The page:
In 2016, Ubiquity and Solutions Infini merged to become one of the world’s largest enterprise communications providers. Now, they have re-branded as Kaleyra. The companies’ CEOs Dario Calogero and Aniketh Jain talked to MEF about their ambitious project.
Nine years ago, a Bangalore-based start up Solutions Infini won its first deal. It started to send SMS notifications to the customers of a local lighting company.
The deal was worth 25 euros.
A modest start. But by 2016, Solutions Infini had become India’s foremost enterprise communications company with 5,000 clients including Flipkart, Ola, Vijaya Bank and Muthoot Finance.
And that was enough to attract the attention of its Italian counterpart, Ubiquity.
In October 2016, Ubiquity acquired a majority stake in Solutions Infini.
Since then, the two firms have been quietly integrating their two operations. This week, they announced a major development – an entirely new brand identity for the merged organisation: Kaleyra.
For the CEOs of the two companies, Dario Calogero and Aniketh Jain, the re-brand signals the start of the next phase of the merger – building a global communications giant that can meet surging demand in developed and developing markets.
“I think are a small number of genuinely global enterprise messaging companies out there at present,” says Calogero, CEO of Ubiquity. “But I think there will be more consolidation to come and eventually there will be just five or six.
“We want to be one of them. That was why we bought Solutions Infini. But we agreed we should have a new identity for the merged company. We worked with a branding agency and decided on Kaleyra. Now we’re looking forward to the next phase.”
Calogero has set specific targets for this coming era. He says the company should turn over 80 m euros in 2018, and expects this figure to hit 130m euros by 2020.
To meet these milestones, the European part of the business will continue to serve its core verticals – most of all financial services.
Historically, Ubiquity has enjoyed a fruitful relationship with Italy’s and Swiss banks. It earns about 39m euros a year from its Italian business alone.
Perhaps even more strategically important for Kaleyra will be its acceleration into cloud services. Since the start of this decade, most enterprise messaging companies have moved towards this model for delivering their products.
In other words, they provide enterprises with a set of APIs for integrating communications (mostly SMS, but also voice, e-mail and push notification) into core enterprise software. This means that customers can simply log in to a dashboard to run and manage their campaigns.
Or, even better, they can run them from inside other enterprise software products like Salesforce and Adobe.
Before the merger, both Ubiquity and Solutions Infini drove hard into this cloud/API world. Ubiquity signed formal partnerships with companies like Oracle, which helped connect Ubiquity to thousands of enterprises through Oracle Cloud Marketing Solutions.
Solutions Infini developed a cloud-based platform as early as 2011. It did so to meet the explosive demand coming from a new generation of Indian tech start-ups. Today, it works with dozens of these companies.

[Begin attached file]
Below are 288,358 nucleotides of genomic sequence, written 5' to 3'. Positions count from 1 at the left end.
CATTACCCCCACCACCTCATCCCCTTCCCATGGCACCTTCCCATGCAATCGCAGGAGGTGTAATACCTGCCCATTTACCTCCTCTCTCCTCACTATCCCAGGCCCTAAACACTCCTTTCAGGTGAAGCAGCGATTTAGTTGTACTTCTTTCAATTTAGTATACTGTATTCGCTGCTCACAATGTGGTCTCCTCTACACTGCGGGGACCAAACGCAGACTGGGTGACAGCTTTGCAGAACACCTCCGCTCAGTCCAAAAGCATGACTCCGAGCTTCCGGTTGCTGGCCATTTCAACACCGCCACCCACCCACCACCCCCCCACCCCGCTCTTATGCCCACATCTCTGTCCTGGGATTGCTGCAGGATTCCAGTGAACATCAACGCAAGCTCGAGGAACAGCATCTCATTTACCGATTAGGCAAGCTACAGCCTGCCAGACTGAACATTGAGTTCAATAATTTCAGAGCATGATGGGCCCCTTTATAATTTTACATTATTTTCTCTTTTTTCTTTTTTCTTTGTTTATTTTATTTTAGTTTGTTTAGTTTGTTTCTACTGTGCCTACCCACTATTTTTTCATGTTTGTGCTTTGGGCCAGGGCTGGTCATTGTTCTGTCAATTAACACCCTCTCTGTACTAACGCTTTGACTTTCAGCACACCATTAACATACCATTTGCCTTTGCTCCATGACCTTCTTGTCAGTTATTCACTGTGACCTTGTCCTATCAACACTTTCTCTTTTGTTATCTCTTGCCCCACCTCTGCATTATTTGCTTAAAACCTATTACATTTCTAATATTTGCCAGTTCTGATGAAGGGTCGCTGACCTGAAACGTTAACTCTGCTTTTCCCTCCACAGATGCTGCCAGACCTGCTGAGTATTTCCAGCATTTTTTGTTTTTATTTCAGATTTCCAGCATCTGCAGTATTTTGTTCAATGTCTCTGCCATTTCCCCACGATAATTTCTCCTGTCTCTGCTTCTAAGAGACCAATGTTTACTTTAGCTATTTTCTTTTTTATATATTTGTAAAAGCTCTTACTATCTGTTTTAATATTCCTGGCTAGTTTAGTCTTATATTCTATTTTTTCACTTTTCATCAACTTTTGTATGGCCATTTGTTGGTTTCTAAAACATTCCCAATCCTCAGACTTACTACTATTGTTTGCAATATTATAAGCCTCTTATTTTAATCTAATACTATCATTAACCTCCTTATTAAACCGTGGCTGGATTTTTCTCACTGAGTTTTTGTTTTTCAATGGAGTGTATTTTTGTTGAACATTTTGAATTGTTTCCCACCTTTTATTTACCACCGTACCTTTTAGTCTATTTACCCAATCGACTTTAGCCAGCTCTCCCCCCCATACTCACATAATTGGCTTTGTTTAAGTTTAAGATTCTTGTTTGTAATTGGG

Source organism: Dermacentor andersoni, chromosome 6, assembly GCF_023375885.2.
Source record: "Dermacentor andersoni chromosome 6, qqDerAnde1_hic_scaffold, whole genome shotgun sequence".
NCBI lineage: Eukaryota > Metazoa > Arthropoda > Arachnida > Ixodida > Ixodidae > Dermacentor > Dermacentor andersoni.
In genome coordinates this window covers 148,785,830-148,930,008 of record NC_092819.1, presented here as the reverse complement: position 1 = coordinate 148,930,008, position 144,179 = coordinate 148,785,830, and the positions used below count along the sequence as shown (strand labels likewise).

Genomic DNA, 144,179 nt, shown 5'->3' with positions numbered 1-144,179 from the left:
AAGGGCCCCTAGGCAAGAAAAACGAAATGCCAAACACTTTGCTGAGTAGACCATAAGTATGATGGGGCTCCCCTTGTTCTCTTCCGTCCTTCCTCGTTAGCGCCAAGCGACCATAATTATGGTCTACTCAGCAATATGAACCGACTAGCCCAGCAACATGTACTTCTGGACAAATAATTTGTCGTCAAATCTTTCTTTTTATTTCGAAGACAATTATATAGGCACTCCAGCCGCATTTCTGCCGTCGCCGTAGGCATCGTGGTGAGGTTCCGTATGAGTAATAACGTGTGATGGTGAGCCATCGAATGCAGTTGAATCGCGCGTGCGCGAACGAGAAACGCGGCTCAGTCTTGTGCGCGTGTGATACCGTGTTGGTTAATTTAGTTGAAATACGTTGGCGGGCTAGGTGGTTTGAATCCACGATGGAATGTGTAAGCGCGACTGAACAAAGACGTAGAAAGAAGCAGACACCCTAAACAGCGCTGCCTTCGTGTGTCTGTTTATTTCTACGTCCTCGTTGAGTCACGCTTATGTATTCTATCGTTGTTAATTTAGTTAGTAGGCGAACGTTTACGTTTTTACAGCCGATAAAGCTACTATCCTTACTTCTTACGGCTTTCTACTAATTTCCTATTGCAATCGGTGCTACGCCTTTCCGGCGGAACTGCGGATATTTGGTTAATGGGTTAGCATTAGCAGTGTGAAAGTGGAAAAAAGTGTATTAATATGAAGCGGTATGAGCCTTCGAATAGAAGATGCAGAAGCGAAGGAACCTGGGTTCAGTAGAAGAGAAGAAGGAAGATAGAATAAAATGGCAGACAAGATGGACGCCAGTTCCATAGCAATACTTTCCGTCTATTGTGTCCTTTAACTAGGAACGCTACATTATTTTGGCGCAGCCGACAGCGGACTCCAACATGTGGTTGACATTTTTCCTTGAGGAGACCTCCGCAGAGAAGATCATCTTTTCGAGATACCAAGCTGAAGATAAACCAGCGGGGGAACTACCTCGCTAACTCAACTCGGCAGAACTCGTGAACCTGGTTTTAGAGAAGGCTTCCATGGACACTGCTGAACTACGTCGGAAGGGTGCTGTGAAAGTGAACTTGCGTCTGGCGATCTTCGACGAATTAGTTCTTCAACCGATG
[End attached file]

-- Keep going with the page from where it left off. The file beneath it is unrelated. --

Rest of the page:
They include Ola, the Indian ride-sharing company taking on Uber. Obviously, Ola relies heavily on delivering timely messages and calls between drivers and passengers. Solutions Infini sends 1.2 billion alerts for Ola every year.
Aniketh Jain says a cloud model is critical to the success of the service. “Privacy and security is very important here,” he says. “For example, Ola wants to protect the identities of the drivers and the passengers. With a cloud platform, we can use call masking, so users can communicate easily but they don’t see each other’s real numbers.”
Within Kaleyra, Jain will run the cloud business worldwide. He sees tremendous potential in serving similar companies across the Middle East and Africa in particular.
He says: “In India, there’s been fast growth in new sectors like e-commerce, marketplaces, micro-finance, food tech and delivery. These companies want end-to-end plugins. They want to manage all their customer communications from a single platform.
“I see the same thing happening in other developing markets. In fact, we’re already working with firms in these verticals in UAE and other countries.”
Clearly, this focus on a cloud model and a push into developing regions will be key to Kaleyra’s growth. Indeed, Jain says he expects to add at least 2,000 new customers to the 8,000 it already has in the next two years.
And growth might not come only from new customers.
Calogero says Kaleyra is actively seeking acquisition targets and expects to announce a takeover this year or next.
It should be an especially busy period for Kaleyra. Why? Because the company is also working towards a public listing. Ubiquity has flirted with this route before. In 2014, it entered the Elite Programme run by the Italian Stock Exchange (Borsa Italiana). But it stopped short of a full listing.
However, Calogero says going public is now firmly on the agenda. “Consolidation is coming to the market and we want to be one of the top companies in the space. We’ll need investment to do that. So we will seek a public listing on an exchange which is knowledgable about fast-growing tech sectors, and which we are present in.”